Garth Crooks broke through at Stoke before forming a feared partnership with Steve Archibald in our glory days of the 1980s.
From playing for his boyhood heroes to joining Spurs, a debut goal against Peter Shilton, two FA Cups and a League Cup Final appearance, leaving us for West Brom and onto Charlton, where he had to retire aged just 32, Garth has experienced all the highs and lows football has to offer and is now .
The memories of his time at Spurs are still vivid - his partnership with Steve Archibald, his double in the FA Cup semi-final at Highbury, his goal in the FA Cup Final replay of 1981 and having the best view in Wembley of Ricky Villa's famous goal.
Now a highly-respected pundit for the BBC, Garth stepped into media work after retiring and was awarded the OBE in 1999.
Before we talk about your Spurs memories, tell us how you broke through at Stoke.
Garth Crooks: "I broke through at Stoke courtesy of some fantastic professionals and people who, quite frankly, were ahead of their time. The most important man in football for me was Tony Waddington, arguably the best manager to have ever run Stoke City Football Club. To give young black players a chance to play the professional game during such an early period in our development portrayed a quality few possessed. The greatest goalkeeper I ever saw, and my youth team coach at the time, Gordon Banks, put me through and extraordinary regime. He went to great lengths to produce a work ethic that never existed before and one that has stayed with me all my working life. I would also have to doff my hat to the likes of Denis Smith, my first ever captain, who was a giant in so many ways as far as I was concerned. The likes of Terry Conroy and Jackie Marsh who became lifelong friends and later Adrian Heath and Lee Chapman both of whom went on to win trophies with Everton and Leeds United respectively. All of these individuals played a role in my development in one way or another at Stoke."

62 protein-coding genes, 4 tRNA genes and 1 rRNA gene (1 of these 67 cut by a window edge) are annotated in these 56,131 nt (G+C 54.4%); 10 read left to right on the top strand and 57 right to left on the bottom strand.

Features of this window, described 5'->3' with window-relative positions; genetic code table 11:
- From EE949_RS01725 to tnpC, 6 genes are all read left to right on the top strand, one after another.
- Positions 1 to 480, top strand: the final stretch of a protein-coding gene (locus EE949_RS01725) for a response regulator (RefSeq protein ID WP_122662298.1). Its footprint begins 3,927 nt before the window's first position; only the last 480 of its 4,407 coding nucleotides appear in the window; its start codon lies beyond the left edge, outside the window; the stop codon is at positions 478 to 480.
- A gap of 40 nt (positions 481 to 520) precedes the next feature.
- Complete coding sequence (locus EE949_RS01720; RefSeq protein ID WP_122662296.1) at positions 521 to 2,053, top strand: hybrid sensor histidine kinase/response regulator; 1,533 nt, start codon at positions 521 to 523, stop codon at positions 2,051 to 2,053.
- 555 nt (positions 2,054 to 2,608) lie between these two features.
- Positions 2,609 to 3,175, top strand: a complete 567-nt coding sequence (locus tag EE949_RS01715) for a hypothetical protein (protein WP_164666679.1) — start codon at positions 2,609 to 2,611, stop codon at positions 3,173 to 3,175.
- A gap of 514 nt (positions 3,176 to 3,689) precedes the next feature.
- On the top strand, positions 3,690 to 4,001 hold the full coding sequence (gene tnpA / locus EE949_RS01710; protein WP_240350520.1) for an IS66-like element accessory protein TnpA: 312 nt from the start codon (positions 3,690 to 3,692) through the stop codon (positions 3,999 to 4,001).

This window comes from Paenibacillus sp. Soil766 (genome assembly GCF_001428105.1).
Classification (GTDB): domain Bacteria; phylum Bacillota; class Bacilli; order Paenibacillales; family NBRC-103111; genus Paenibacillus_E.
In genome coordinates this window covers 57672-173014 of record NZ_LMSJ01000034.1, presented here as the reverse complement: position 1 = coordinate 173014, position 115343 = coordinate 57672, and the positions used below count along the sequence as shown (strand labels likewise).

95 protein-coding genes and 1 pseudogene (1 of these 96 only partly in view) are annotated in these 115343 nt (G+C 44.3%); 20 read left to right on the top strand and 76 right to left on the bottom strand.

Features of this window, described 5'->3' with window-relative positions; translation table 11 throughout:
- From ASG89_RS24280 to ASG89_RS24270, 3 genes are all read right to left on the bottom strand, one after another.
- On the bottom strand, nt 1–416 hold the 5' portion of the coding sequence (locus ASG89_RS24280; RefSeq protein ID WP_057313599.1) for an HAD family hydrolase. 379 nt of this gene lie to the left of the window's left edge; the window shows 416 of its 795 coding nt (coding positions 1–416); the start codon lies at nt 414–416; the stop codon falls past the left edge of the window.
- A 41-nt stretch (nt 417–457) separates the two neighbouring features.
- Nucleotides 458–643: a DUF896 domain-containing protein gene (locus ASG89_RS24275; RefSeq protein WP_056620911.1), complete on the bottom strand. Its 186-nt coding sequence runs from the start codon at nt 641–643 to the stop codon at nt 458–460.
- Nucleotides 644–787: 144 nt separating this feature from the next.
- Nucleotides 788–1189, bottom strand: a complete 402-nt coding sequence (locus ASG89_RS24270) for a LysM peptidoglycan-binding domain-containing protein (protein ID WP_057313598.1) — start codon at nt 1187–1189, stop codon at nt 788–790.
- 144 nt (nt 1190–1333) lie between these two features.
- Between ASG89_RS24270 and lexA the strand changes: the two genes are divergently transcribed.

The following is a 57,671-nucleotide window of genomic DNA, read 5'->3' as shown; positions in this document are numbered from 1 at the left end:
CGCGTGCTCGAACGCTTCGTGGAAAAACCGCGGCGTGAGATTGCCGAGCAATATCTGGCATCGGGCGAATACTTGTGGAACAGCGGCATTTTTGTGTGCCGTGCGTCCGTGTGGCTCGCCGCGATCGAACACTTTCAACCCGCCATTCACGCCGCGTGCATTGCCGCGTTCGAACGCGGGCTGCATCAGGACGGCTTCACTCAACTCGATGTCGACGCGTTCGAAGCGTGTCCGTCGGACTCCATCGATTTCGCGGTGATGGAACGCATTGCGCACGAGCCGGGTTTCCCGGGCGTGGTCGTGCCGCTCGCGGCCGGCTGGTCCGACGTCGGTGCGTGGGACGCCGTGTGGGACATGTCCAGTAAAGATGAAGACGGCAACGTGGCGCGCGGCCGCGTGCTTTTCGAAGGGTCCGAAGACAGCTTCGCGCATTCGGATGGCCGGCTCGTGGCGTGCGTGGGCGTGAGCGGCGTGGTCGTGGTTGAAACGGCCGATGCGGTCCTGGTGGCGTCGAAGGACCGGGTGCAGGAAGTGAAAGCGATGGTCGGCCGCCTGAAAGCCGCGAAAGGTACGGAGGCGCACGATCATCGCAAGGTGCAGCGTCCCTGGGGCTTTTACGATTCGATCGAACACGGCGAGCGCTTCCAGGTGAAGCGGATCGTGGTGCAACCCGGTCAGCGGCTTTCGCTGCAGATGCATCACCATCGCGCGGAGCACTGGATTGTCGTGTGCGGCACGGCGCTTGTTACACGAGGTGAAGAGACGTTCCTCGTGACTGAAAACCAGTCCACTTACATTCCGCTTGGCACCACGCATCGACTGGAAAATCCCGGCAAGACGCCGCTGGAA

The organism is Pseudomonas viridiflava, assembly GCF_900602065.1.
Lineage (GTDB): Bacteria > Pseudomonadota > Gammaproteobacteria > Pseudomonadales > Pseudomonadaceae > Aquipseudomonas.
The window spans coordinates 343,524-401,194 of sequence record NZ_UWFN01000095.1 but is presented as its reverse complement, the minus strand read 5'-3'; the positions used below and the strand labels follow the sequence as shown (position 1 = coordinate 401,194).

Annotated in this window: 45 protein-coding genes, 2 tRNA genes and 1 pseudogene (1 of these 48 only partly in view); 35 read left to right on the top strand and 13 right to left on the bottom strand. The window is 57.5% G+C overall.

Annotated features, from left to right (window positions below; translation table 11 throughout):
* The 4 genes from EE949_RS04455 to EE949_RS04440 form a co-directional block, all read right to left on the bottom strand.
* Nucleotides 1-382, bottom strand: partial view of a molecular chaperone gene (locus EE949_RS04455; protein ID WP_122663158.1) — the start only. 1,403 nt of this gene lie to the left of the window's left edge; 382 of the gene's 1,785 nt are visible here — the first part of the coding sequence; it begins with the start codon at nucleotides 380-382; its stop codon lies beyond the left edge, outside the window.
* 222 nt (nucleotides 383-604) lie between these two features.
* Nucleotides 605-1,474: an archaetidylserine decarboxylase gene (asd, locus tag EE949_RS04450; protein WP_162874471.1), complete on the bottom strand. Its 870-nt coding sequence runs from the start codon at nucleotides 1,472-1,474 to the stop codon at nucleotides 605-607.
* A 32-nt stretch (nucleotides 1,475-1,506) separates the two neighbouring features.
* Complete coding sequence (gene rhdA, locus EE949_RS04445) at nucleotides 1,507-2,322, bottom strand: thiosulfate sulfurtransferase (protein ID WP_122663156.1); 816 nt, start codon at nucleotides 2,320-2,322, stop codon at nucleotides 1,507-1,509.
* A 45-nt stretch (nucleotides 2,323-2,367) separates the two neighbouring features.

What do you remember about those early days at the old Victoria Ground?
Garth: "The most valuable memory for me playing at the Victoria Ground was making my debut. The transition from being a Stoke supporter to becoming one of their players was just amazing. I spent the first few moments just staring at where I used to stand in the Boothen End. No-one can imagine what a thrill that was for me, not to mention the most extraordinary feeling. To pull on that red and white shirt and run onto the pitch as a first team player was electrifying. I’ve played for four other clubs since but none of them ever quite matched that feeling."
Below: Scoring on his Spurs debut against Forest - August, 1980
When did you first get to know about Spurs’ interest?
Garth: "I first knew of Tottenham’s interest when my team-mate, and former Spurs player Ray Evans, told me that he had spoken to Steve Perryman and that the club were interested in taking me to White Hart Lane. I was very flattered because Spurs have always been a big club. I guess Ray understood that to generate a move from Stoke to Spurs would require one hell of a season from me and Stoke would be the beneficiaries. It worked because I did knuckle down and had a good season."
What do you remember about your debut? A goal in a win against Forest at White Hart Lane...